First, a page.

Under the outdated rules as SP is applying them, S1 contains 18 (W), and S2 contains 7 (B), 8 (B), 10 (B), 11 (B abs), 14 (B), 19 (W), 21 (W abs). p=1 x=1 so the pairing need not be a colour match. 18 should therefore play 19 (18-19).

This is what I thought and would have done until I got a similar situation in the MCC championships. Floats were not an issue in that case though. It was like this, PLayer 1 was floating down to a group with 6 players. Players 1 and 2 had white preferences, not absolute and players 3-7 had black preferences so x =1. 1 could play 2, but SP paired 1 against 3. I could not see any reason it did this except that SP was maintaining the colour balance across the whole group.

Under A7e which SP does not include, 14 becomes due white to reduce the value of x to zero. But now no opponent can be found for 18 in the group in compliance with B1 through B6 (note that where the Handbook says compliance with B1 and B2 it is out of date since this has been changed). Therefore increase x to 1, at which point changing 14 to a due W no longer reduces the value of x so I think 14 returns to due B. Again, 18 ends up playing 19.

In the 3 group you cannot make 3 pairings (no matter who 18 plays, since one must get the bye and another must downfloat) but you can make 2. Also 21 can't downfloat so must be paired within the 3 group.

I'm not sure this is correct but after a lot of mucking around I got:

18-19
21-7
14-8
16-11
15-20
10 bye

Whatever SP is doing to get the hideous pairing 18 vs 20 I am confident it is wrong.

The arbiter in this case actually changed the pairings from the SP pairings but got different pairings to these but I am not sure how. Your go looks to be reasonable but I have no confidence to say it is correct.
Scott

Oepty
09-04-2011, 01:41 PM
You only have to satisfy x=1 for the p (1) pairing you make before moving on to the remainder group. That this may cause x to become 2 in the remainder group (although this actually only happens under the old rules, with A7e added 14 becomes due white and x is 1) doesn't matter.

I was not trying to use the new rules in A7.
Scott

Kevin Bonham
09-04-2011, 02:03 PM
This is what I thought and would have done until I got a similar situation in the MCC championships. Floats were not an issue in that case though. It was like this, PLayer 1 was floating down to a group with 6 players. Players 1 and 2 had white preferences, not absolute and players 3-7 had black preferences so x =1. 1 could play 2, but SP paired 1 against 3. I could not see any reason it did this except that SP was maintaining the colour balance across the whole group.

I can't see any literal warrant in the rules for doing so given that strange note in brackets after B4 ("Whenever x of a score bracket is unequal to zero this rule will have to be ignored. x is deducted by one each time a colour preference cannot be granted.")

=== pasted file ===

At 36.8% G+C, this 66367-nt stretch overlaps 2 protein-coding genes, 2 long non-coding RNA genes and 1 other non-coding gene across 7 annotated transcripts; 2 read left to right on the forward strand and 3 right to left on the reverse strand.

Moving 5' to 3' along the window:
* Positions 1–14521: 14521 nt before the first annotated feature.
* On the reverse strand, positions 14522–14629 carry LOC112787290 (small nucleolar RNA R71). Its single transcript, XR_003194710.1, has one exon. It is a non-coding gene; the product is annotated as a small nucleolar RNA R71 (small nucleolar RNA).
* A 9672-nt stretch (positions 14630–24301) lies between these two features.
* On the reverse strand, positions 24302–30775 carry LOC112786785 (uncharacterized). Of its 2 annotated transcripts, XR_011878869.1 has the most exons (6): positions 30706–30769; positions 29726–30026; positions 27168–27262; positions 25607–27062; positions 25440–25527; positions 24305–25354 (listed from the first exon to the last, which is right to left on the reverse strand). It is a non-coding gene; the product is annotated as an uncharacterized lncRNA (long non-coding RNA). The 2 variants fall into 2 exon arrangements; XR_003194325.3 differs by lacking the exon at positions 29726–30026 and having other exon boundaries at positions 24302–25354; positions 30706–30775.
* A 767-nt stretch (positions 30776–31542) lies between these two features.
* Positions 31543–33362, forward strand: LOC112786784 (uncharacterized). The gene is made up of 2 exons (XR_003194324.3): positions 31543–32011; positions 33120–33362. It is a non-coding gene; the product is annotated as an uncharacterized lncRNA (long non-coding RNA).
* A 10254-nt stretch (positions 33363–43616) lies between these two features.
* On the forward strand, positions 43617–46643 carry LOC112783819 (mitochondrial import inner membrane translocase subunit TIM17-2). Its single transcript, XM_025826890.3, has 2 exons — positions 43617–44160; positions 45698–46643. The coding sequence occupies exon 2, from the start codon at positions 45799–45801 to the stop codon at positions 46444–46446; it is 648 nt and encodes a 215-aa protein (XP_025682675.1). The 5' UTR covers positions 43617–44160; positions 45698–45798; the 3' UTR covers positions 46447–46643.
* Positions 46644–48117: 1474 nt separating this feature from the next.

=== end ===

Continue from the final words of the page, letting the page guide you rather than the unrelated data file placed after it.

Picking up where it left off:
I have great trouble understanding that note in B4. After all when x isn't zero you can still have as many players as possible, as opposed to fewer, receiving their colour preference. And in section C, x isn't deducted by one when a colour preference can't be granted; rather it starts at the number of initially ungrantable colour preferences and then increases by one every time it becomes impossible to pair with the number of colour clashes you were aiming for.

Oepty
09-04-2011, 02:16 PM
I can't see any literal warrant in the rules for doing so given that strange note in brackets after B4 ("Whenever x of a score bracket is unequal to zero this rule will have to be ignored. x is deducted by one each time a colour preference cannot be granted.")

I have great trouble understanding that note in B4. After all when x isn't zero you can still have as many players as possible, as opposed to fewer, receiving their colour preference. And in section C, x isn't deducted by one when a colour preference can't be granted; rather it starts at the number of initially ungrantable colour preferences and then increases by one every time it becomes impossible to pair with the number of colour clashes you were aiming for.

I actually did what SP did and paired 1 against 3 as well. I did so after reading the rules quite a few times and changing my mind on the situation. I cannot remember exactly what I read that changed my mind.

As far as the note for B4 goes, I have taken the decreasing of x to mean that if x = n then you do a pairing that does not meet colour requirements then x = n-1 for the rest of the pairings for the group still to be done, if there is still some to be done. In practice I guess you already do this automatically. The first part of the note makes no sense to me either.
Scott